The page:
The Best Albums of February 2020

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Best albums of February Bambara

Another month down, another batch of 10 albums that you absolutely need to hear. As 2020 warms up, so does the music, and what began perhaps a little slowly has given way to a more steady stream of highlights. Some of them you probably saw coming, like Moses Sumney and Tame Impala. Some of them, maybe, you didn’t, like Moses Boyd and Fluisteraars. And some of them we’ve been telling you about long enough that you should be wise to what they’re doing, like that great new Bambara album. Here are our 10 favorite records of the month, plus streams, so you don’t have to go far to hear them.

Bambara – Stray

(Wharf Cat)

What We Said: Stray in large part follows a similar path as its predecessor, its 10 songs driven by pure adrenaline, Duane Eddy-on-methamphetamines guitar riffs and the ominous whoosh of Twin Peaks sound design. It’s music that’s meant to set the pulse racing and invite in a kind of darkness that lies just beyond your comfort zone. – Jeff Terich

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Moses Boyd – Dark Matter


What We Said: Dark Matter is a top-flight affair, capturing these in-demand musicians, at the rising apex of their powers, glistening in this stand at attention moment, with the younglings’ ears and hips synchronized by the bass bin grumble. – John-Paul Shiver

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Caribou – Suddenly


What We Said: Suddenly leans heavier on samples than some of Caribou’s previous records, even as it feels more insular, suited to late night downtempo brooding rather than joyous revelry. – Jeff Terich

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Denzel Curry and Kenny Beats – Unlocked

(Loma Vista)

What We Said: If Unlocked is what these two can do in the span of a single calendar day’s work, their combined potential feels limitless. It’s a brief, loose, freewheeling set of tracks, most of which hover around two minutes apiece—and the intentionally half-assed titles like “Track 01″ and “DIET_” reinforce the spontaneity of it. – Jeff Terich

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Envy – The Fallen Crimson

(Temporary Residence)

What We Said: The album represents Envy’s broadest spectrum. As they’ve evolved over 25 years, their sound has come to encompass blistering punk bursts, complex post-rock arrangements and even moving lullabies of sorts, all of which are presented in some form on The Fallen Crimson. – Jeff Terich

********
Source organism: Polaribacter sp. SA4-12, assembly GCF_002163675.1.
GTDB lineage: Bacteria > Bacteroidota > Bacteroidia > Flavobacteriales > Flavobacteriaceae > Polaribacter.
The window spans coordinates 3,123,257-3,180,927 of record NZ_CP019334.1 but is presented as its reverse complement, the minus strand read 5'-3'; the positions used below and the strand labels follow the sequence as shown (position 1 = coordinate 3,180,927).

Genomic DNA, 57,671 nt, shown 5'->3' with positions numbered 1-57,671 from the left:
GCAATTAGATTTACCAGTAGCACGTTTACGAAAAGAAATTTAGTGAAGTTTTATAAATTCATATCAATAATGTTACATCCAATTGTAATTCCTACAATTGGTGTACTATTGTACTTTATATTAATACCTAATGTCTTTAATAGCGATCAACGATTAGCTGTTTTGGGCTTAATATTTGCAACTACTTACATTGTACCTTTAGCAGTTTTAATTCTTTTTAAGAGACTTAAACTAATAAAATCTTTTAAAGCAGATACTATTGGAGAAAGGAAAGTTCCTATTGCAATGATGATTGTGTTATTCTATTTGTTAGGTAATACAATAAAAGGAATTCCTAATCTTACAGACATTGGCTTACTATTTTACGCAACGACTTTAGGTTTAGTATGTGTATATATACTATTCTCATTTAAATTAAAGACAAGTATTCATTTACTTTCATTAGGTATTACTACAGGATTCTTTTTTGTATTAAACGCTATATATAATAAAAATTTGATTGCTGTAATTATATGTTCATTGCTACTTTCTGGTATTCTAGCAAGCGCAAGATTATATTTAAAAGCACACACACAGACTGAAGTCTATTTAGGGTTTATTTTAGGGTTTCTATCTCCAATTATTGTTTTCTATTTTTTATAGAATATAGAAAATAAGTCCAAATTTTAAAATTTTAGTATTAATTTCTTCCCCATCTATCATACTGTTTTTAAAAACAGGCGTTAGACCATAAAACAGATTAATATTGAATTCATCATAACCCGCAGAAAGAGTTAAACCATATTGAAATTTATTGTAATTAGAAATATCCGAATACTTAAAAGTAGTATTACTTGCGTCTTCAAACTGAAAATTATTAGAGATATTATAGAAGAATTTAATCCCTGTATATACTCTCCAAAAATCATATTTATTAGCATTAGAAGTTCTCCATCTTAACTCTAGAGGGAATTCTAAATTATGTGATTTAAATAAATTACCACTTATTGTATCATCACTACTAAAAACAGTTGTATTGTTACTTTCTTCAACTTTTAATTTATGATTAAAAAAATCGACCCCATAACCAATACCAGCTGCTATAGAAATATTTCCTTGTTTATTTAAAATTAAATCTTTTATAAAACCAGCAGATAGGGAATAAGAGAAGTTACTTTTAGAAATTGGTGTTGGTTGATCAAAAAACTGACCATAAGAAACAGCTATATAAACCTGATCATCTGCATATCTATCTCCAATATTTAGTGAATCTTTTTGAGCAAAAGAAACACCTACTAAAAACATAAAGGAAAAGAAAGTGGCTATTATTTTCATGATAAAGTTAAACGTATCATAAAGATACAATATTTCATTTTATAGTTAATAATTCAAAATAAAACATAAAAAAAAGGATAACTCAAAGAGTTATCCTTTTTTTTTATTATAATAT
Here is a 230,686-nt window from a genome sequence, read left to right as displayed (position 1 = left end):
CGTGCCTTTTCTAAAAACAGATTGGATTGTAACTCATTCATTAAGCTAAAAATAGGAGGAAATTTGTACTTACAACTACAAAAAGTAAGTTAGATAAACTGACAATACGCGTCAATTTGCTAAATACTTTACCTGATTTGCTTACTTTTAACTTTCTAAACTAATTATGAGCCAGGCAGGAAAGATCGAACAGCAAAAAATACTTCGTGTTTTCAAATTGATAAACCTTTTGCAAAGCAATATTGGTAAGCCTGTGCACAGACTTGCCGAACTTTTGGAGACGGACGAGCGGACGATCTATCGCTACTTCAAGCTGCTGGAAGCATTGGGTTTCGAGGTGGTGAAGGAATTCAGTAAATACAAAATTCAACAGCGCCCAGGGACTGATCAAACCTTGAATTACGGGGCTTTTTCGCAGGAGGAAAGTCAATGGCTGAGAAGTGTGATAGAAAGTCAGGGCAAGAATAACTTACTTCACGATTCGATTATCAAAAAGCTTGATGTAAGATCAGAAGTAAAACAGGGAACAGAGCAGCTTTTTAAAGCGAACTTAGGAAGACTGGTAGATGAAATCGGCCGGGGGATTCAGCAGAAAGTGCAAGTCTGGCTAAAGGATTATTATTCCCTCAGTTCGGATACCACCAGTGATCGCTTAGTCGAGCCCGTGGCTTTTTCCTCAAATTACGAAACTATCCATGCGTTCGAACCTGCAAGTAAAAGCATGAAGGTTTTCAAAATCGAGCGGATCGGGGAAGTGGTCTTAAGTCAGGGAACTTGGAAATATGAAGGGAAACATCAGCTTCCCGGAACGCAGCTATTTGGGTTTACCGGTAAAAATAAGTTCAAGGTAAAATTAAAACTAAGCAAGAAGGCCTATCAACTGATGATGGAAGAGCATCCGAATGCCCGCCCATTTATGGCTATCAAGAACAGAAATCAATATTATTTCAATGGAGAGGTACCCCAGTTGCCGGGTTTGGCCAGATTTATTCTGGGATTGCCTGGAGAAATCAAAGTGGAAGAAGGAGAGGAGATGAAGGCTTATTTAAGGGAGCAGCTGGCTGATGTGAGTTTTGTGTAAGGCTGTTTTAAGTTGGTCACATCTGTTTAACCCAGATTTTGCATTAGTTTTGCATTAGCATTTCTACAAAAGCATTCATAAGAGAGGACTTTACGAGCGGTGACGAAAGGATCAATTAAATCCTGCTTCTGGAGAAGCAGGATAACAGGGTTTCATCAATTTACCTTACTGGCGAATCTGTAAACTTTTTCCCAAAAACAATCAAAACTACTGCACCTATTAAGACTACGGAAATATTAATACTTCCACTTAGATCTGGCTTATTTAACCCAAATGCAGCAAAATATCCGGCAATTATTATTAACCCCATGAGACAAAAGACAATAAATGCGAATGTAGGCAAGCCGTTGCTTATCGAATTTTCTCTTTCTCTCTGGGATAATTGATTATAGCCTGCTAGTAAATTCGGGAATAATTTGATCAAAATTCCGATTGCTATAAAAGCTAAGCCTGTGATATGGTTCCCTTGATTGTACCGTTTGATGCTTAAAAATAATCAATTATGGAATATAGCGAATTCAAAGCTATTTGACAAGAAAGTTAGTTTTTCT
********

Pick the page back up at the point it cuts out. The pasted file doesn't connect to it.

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Fluisteraars – Bloem


Netherlands black metal group Fluisteraars have already released two excellent albums emphasizing their progressive tendencies, impeccable sense of atmosphere and sheer ambition. But their third, Bloem, is concerned with beauty more than the previous two, and more than most black metal albums for that matter. At its best, it finds the Dutch band finding a harmonious middle ground between innovative arrangements and accessible black metal songcraft, layering horns, piano and acoustic guitars into some of their most triumphant songs. – Jeff Terich

Sightless Pit – Grave of a Dog

(Thrill Jockey)

What We Said: It is not an easy record by any means; even if you are accustomed to heavy as hell records, Grave of a Dog’s heaviness comes from its haunting existential presentation. It is is chilling and remarkable. – Michael Pementel

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Soccer Mommy – color theory

(Loma Vista)
There have been few albums in the past couple years that emphasized just how great indie rock can be when it makes its most direct case via guitars, bass, drums and vocals like Soccer Mommy’s Clean did. Sophie Allison has a penchant for pop melody, certainly, but she also doesn’t hesitate to deliver some rock-solid riffs when necessary. On new album color theory, there are more shades of gray, more slow burners, more gorgeously intoxicating atmosphere, showing how much growth just a couple years can bring. But there’s also more than a few moments of rock glory, particularly “lucy,” a song that carries a kind of weird, almost post-hardcore abrasiveness even in its biggest hooks. It’s also a darker, more emotionally heavy album than its predecessor, a boldly honest statement from an artist that only keeps getting better. – Jeff Terich

Moses Sumney – græ Part One


What We Said: It’s a rich record, dense with theme and heavy with atmosphere. Much of the record feels gray, not because it’s boring, but because it refuses blanket statements. – Ben Cohn

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Tame Impala – The Slow Rush


What We Said: The Slow Rush‘s greatest strength is its ambient, lo-fi, almost bedroom pop minimalism, employing a suite of effects, tools and motifs that we have all heard before—the difference being that, this time, Tame Impala sees them to their full potential. – Brian Roesler

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